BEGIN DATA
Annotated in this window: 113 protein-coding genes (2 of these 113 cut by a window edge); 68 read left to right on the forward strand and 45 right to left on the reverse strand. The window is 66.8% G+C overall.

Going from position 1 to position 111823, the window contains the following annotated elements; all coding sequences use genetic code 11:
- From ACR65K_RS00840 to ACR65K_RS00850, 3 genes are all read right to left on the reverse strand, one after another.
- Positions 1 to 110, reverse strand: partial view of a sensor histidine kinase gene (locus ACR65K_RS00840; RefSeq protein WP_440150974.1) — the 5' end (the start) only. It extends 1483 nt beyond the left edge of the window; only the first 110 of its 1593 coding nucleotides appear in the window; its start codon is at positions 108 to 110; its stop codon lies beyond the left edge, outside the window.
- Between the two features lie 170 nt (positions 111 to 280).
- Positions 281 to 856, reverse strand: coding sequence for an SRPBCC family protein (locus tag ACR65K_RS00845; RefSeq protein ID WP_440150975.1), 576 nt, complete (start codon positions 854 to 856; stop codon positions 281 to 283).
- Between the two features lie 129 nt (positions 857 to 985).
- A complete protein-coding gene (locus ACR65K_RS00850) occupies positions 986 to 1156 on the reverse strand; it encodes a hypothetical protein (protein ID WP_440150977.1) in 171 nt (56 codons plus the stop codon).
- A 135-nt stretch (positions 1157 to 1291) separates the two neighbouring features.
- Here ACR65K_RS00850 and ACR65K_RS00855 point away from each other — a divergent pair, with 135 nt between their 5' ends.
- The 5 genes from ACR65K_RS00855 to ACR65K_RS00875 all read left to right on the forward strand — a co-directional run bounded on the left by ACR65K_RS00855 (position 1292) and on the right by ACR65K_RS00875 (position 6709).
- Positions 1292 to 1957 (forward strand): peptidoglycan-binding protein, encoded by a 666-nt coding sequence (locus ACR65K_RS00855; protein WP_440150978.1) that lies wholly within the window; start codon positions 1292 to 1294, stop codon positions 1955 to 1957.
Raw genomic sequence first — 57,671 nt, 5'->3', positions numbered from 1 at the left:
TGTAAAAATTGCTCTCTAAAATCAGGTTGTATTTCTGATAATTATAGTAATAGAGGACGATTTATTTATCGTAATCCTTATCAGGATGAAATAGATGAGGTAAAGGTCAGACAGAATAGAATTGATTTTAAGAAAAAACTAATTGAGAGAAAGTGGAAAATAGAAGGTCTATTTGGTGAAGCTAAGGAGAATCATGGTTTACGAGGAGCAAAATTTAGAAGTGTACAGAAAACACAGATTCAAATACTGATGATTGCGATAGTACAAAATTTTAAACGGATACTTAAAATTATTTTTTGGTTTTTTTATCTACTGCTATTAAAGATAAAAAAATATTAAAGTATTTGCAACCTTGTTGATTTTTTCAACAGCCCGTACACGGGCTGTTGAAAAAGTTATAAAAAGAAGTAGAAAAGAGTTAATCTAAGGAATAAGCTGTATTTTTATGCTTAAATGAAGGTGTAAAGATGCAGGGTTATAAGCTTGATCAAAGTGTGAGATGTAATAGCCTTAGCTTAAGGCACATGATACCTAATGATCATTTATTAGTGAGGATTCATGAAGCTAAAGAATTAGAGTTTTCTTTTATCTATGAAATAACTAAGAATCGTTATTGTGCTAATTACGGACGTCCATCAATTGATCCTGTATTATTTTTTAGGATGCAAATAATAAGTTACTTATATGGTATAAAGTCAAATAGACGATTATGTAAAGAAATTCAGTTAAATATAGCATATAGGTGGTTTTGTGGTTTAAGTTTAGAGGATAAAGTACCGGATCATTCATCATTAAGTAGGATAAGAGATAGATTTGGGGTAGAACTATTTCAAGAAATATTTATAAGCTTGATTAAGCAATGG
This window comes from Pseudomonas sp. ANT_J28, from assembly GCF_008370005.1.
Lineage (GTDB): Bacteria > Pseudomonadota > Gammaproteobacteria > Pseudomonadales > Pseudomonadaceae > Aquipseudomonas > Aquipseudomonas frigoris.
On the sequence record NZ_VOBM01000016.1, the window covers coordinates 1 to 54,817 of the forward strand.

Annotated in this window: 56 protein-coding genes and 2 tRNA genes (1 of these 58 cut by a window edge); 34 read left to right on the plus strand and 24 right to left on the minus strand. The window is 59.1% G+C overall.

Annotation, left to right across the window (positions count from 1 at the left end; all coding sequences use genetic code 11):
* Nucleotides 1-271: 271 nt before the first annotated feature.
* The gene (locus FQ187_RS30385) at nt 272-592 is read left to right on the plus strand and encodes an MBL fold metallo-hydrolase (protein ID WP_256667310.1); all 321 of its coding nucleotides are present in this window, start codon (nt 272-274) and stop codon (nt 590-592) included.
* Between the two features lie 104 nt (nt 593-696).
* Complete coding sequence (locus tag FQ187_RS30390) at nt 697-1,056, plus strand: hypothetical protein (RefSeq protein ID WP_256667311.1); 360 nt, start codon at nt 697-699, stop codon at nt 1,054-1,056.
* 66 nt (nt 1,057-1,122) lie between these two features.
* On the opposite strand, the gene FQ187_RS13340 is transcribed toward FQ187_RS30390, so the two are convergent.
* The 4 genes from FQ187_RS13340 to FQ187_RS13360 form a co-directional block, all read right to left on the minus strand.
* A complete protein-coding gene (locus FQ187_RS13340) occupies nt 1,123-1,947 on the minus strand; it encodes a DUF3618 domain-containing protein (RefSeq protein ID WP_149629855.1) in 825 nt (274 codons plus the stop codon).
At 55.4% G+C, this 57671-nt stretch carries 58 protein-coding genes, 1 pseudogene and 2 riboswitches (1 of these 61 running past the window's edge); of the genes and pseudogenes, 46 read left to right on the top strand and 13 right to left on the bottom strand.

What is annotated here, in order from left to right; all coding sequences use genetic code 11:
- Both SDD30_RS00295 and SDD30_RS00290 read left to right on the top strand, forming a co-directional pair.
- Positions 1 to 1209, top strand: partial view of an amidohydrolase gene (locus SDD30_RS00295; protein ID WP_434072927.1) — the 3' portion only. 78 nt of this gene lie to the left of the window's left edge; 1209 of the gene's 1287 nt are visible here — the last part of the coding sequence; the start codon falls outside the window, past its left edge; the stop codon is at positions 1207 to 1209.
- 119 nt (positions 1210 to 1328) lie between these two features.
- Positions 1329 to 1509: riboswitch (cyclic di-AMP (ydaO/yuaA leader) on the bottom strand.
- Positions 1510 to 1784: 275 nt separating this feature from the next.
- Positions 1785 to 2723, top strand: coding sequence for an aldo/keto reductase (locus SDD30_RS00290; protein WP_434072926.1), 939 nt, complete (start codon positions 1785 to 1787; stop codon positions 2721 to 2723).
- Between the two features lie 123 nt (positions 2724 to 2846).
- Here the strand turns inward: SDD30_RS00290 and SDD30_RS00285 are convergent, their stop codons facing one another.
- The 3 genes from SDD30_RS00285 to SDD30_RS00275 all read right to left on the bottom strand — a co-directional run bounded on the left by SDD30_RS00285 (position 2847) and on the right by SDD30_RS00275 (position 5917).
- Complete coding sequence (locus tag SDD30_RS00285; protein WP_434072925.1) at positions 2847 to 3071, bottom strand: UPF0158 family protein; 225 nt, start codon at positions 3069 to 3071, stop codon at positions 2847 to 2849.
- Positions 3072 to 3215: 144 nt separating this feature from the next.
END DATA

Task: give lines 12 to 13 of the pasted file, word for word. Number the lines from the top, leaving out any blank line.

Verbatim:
- Positions 1292 to 1957 (forward strand): peptidoglycan-binding protein, encoded by a 666-nt coding sequence (locus ACR65K_RS00855; protein WP_440150978.1) that lies wholly within the window; start codon positions 1292 to 1294, stop codon positions 1955 to 1957.
Raw genomic sequence first — 57,671 nt, 5'->3', positions numbered from 1 at the left: